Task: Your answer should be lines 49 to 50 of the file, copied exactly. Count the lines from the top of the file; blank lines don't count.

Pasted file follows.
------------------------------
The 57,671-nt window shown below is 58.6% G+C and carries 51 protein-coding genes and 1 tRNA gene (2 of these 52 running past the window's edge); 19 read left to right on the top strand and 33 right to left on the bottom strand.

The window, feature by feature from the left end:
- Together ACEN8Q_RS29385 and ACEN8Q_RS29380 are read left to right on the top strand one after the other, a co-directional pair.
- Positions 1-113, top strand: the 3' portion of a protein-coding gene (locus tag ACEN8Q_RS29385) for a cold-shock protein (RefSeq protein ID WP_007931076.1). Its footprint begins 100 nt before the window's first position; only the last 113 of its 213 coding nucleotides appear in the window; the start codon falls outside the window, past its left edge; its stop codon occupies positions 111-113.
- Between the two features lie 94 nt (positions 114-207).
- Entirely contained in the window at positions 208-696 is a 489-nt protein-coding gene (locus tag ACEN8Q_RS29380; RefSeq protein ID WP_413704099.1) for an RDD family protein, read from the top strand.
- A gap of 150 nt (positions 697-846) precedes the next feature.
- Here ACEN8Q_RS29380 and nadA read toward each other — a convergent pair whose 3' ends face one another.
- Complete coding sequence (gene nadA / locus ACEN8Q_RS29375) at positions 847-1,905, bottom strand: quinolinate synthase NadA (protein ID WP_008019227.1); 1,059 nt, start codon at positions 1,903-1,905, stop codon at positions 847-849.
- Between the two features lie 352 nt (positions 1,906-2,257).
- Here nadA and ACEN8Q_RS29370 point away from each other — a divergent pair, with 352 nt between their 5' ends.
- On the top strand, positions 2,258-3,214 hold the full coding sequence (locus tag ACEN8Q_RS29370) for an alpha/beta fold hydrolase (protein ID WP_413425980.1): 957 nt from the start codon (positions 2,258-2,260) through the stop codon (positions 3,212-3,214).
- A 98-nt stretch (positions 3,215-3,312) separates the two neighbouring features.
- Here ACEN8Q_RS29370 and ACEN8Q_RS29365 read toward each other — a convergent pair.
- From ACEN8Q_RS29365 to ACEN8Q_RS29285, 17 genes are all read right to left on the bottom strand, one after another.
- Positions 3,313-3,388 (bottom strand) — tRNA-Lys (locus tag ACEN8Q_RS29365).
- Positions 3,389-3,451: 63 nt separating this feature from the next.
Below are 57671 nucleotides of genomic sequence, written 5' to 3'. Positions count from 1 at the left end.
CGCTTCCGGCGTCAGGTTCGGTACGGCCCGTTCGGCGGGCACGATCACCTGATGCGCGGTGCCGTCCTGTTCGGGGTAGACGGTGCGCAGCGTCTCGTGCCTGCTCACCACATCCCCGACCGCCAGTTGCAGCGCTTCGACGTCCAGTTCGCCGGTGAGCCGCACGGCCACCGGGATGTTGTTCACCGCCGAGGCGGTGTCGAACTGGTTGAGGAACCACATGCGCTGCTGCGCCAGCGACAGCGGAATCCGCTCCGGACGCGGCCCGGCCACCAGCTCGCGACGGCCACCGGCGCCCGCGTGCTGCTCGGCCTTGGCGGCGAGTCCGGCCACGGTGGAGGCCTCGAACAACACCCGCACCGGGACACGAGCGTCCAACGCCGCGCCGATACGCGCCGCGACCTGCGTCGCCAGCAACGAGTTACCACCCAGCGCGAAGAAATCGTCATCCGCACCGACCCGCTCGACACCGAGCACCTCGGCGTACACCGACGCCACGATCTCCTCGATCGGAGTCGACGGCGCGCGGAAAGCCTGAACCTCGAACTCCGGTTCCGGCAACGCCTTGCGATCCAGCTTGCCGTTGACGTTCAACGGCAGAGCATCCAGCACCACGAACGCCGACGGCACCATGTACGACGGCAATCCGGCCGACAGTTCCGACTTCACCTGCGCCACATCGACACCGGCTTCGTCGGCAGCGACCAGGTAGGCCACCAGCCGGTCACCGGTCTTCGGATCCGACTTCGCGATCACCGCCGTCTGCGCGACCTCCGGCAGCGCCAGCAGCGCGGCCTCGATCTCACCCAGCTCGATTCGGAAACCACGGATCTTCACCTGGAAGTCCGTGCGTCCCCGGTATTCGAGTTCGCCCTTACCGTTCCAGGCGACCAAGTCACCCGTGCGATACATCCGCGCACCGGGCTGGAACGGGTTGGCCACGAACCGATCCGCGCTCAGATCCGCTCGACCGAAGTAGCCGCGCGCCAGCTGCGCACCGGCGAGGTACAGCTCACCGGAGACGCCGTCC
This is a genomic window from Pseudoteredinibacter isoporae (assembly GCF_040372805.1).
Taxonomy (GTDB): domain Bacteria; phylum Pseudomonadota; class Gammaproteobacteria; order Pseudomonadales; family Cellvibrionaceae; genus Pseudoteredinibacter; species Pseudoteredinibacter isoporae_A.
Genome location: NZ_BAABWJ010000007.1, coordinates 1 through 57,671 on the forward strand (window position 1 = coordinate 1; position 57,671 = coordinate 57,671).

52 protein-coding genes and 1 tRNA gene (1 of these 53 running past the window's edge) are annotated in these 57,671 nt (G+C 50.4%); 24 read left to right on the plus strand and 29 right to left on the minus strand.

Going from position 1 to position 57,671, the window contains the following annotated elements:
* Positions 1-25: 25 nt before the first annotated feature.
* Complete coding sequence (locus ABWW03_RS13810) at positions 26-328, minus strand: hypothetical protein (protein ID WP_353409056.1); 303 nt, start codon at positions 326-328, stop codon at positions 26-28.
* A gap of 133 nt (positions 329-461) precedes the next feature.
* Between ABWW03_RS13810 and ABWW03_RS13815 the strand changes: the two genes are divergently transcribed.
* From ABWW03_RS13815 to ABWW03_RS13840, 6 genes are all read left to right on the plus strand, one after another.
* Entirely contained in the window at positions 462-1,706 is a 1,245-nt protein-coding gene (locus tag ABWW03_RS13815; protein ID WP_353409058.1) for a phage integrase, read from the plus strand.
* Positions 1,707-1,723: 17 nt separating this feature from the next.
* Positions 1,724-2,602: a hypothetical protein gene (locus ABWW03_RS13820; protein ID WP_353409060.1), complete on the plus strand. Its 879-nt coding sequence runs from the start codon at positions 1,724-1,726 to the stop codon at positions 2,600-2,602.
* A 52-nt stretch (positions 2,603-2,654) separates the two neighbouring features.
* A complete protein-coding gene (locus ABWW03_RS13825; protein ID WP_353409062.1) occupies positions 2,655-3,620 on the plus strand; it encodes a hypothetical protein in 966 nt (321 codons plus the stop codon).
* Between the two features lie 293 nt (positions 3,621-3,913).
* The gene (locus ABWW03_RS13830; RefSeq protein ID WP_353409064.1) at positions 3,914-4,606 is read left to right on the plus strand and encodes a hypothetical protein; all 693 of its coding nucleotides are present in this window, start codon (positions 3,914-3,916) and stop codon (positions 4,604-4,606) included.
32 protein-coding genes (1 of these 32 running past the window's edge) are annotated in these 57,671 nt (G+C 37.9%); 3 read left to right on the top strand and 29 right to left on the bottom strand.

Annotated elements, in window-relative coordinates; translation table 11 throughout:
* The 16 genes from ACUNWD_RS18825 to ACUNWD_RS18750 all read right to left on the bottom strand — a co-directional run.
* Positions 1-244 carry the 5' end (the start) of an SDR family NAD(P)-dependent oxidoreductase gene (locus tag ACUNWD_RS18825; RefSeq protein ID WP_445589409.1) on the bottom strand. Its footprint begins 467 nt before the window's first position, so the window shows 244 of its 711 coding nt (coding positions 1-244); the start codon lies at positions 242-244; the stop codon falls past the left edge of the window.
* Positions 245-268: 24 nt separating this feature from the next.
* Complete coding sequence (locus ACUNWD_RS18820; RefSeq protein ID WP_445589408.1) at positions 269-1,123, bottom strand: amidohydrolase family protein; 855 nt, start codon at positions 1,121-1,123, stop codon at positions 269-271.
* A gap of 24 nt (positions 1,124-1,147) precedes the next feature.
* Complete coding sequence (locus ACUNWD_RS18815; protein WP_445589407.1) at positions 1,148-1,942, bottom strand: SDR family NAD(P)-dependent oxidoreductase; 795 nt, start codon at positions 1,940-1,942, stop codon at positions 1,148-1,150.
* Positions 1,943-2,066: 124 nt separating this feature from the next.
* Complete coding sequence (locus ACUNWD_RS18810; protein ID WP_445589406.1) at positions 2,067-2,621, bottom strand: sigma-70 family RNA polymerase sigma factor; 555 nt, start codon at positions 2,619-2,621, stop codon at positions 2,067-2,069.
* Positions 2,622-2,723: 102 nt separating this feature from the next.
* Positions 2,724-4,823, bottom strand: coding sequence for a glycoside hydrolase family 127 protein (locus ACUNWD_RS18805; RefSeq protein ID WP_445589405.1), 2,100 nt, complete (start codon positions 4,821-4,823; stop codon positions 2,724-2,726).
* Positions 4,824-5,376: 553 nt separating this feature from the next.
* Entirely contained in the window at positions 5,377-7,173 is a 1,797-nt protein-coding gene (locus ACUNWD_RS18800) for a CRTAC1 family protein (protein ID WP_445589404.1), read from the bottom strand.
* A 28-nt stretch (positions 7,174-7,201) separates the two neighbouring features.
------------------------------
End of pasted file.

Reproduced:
* Positions 4,824-5,376: 553 nt separating this feature from the next.
* Entirely contained in the window at positions 5,377-7,173 is a 1,797-nt protein-coding gene (locus ACUNWD_RS18800) for a CRTAC1 family protein (protein ID WP_445589404.1), read from the bottom strand.